MLB.com’s William Ladson reports that the Nationals have signed first baseman Kila Ka’aihue to a minor league deal with an invitation to spring training.
Ka’aihue, 30, has spent the last two seasons with the Hiroshima Carp in the Japan Central League. In 600 plate appearances, he hit .258./.358./.443 with 25 home runs and 85 RBI. Ka’aihue was taken in the 15th round of the 2002 draft by the Royals and remained in the organization through 2011 before moving on to the Athletics and Royals.
The Oakland Athletics designated Kila Ka’aihue for assignment before yesterday’s game and called up Brandon Moss. Oakland A’s players told Susan Slusser, however, that they weren’t happy with the timing of the move. Why? Because Ka’aihue’s wife is due to give birth to twins any day:
“Everyone is in shock,” one player said.
“Total horse” manure, said another.
I suppose that sucks. But it’s also the case that if they had waited a week or even a month then the story would have been “A’s DFA Ka’aihue right after his twins were born!” It’s not possible for there to be good timing for this.
It’s also worth noting that Ka’aihue has never played more than 52 games or had more than 180 major league at bats in a season, so when he and the missus set out to start their family, it probably wasn’t reasonable for him to expect that he was going to spend six months in the majors.
Now, we can argue over whether Brandon Moss is actually an upgrade, but twins on the way has no bearing on that.
The Athletics made a pair of roster moves this morning, activating right-hander Brandon McCarthy from the 15-day disabled list while demoting first baseman Daric Barton to Triple-A Sacramento.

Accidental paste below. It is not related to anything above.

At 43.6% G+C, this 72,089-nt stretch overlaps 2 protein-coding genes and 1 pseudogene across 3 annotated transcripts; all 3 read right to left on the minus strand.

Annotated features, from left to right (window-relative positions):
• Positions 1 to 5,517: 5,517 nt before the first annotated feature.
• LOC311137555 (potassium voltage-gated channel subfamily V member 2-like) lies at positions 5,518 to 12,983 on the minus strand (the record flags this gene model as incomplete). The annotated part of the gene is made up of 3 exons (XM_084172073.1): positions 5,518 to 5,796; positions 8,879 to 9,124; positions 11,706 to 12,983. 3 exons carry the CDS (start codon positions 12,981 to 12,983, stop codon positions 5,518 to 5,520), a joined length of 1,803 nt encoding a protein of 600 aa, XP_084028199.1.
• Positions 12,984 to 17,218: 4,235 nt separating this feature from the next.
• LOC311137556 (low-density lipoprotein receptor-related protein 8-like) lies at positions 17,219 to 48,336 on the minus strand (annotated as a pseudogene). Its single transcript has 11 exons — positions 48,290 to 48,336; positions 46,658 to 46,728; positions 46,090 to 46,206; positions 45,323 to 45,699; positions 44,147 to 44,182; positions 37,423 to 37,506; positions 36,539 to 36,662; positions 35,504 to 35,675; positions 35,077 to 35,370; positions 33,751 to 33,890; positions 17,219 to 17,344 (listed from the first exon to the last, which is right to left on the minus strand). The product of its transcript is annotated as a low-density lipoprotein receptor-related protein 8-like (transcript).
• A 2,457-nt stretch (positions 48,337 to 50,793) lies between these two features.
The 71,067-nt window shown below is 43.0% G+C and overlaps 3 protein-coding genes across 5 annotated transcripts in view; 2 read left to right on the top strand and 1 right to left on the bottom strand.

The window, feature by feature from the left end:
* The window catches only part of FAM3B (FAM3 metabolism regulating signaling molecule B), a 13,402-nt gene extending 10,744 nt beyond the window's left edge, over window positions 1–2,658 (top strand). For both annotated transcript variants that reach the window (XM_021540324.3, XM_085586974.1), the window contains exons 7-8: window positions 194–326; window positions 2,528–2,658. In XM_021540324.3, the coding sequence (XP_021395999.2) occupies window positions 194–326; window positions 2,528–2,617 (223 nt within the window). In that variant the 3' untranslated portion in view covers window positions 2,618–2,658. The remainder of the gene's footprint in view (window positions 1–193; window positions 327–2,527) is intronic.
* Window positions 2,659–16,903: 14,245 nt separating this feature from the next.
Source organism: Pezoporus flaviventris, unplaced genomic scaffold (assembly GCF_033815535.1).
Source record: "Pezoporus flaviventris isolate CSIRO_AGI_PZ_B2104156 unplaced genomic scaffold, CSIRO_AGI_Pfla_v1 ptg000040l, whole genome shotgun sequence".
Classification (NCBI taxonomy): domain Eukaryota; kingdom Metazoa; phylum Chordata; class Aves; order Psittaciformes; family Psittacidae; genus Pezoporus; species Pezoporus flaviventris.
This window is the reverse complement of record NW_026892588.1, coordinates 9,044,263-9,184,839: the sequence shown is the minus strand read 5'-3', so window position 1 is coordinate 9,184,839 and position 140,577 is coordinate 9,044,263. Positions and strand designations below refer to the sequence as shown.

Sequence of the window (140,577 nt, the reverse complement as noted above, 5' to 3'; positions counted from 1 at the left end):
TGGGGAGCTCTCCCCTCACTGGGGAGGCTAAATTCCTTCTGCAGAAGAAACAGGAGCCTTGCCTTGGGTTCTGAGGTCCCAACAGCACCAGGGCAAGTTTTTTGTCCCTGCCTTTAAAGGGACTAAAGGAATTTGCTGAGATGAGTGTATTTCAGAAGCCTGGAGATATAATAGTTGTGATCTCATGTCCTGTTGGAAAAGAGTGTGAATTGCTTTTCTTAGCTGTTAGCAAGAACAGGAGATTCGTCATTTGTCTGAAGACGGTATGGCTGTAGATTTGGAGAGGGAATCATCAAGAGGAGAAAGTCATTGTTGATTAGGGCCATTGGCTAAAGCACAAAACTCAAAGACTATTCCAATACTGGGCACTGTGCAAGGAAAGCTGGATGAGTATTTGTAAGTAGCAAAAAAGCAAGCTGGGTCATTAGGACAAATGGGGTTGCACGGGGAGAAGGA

McCarthy hasn’t pitched since May 17 due to a strained right shoulder. The 28-year-old has battled shoulder problems at various points during his career, but he managed to make it back in the minimum 15 days and will start this afternoon against the Royals.
After reinventing himself last season while posting a surprising 3.32 ERA across 25 starts, McCarthy has an excellent 2.95 ERA and 40/16 K/BB ratio in nine starts this year. He has averaged just 1.61 BB/9 since the start of last season, which is fifth-lowest among starters with at least 200 innings pitched.
As for Barton, he has really struggled in his first season back from surgery to repair a torn labrum in right shoulder, batting just .198/.325/.283 with one homer and a .608 OPS in 126 plate appearances. The 26-year-old appeared to be a useful piece for the A’s after leading the American League in walks back in 2010, but he has a lousy .208/.325/.272 batting line since. Kila Ka’aihue will handle starting first base duties for now.
Manny Ramirez is eligible to return from his 50-game suspension on May 30, but manager Bob Melvin indicated yesterday that the A’s aren’t committed to adding him then unless he actually starts hitting in the minors first.
Ramirez is currently on a 10-game rehab stint at Triple-A, but so far the 39-year-old hasn’t shown many signs of life by going 3-for-12 (.250) with zero extra-base hits in four games and he also sat out a game with wrist soreness.
Melvin told Jane Lee of MLB.com that the A’s would like to see Ramirez get around 40 at-bats in the minors before making a decision on his status, adding: “We’re not locked into the 30th.”
If/when Ramirez does join the A’s it will be as a designated hitter and their DHs have combined to bat just .209 with three homers and a .639 OPS this season, so in theory at least there should be plenty of room for him in the lineup instead of Daric Barton or Kila Ka’aihue.
In practice, however, Ramirez sat out essentially all of last season and hasn’t been productive since mid-2010, so whether or not he can still be an impact bat is definitely unclear. The return date for his suspension is just part of the equation.
Joel Peralta got one out as the Rays beat the A’s 7-2 on Friday. In this case, that was good enough to get him a save.
Peralta qualified for the save since the tying run was on deck as he entered. Brandon Gomes gave up a leadoff homer to Cliff Pennington in a 7-1 game to start the ninth and then allowed a single, hit a batter and walked another in the process of recording two outs. Peralta entered with the bases loaded and got Kila Ka’aihue, a .229 career hitter, to ground out to first to end the game.
Between Peralta and Fernando Rodney, the Rays have 11 saves this season, but four of them have been of the one- or two-out variety. In just two of the saves has the reliever protected a one-run lead for one or more innings.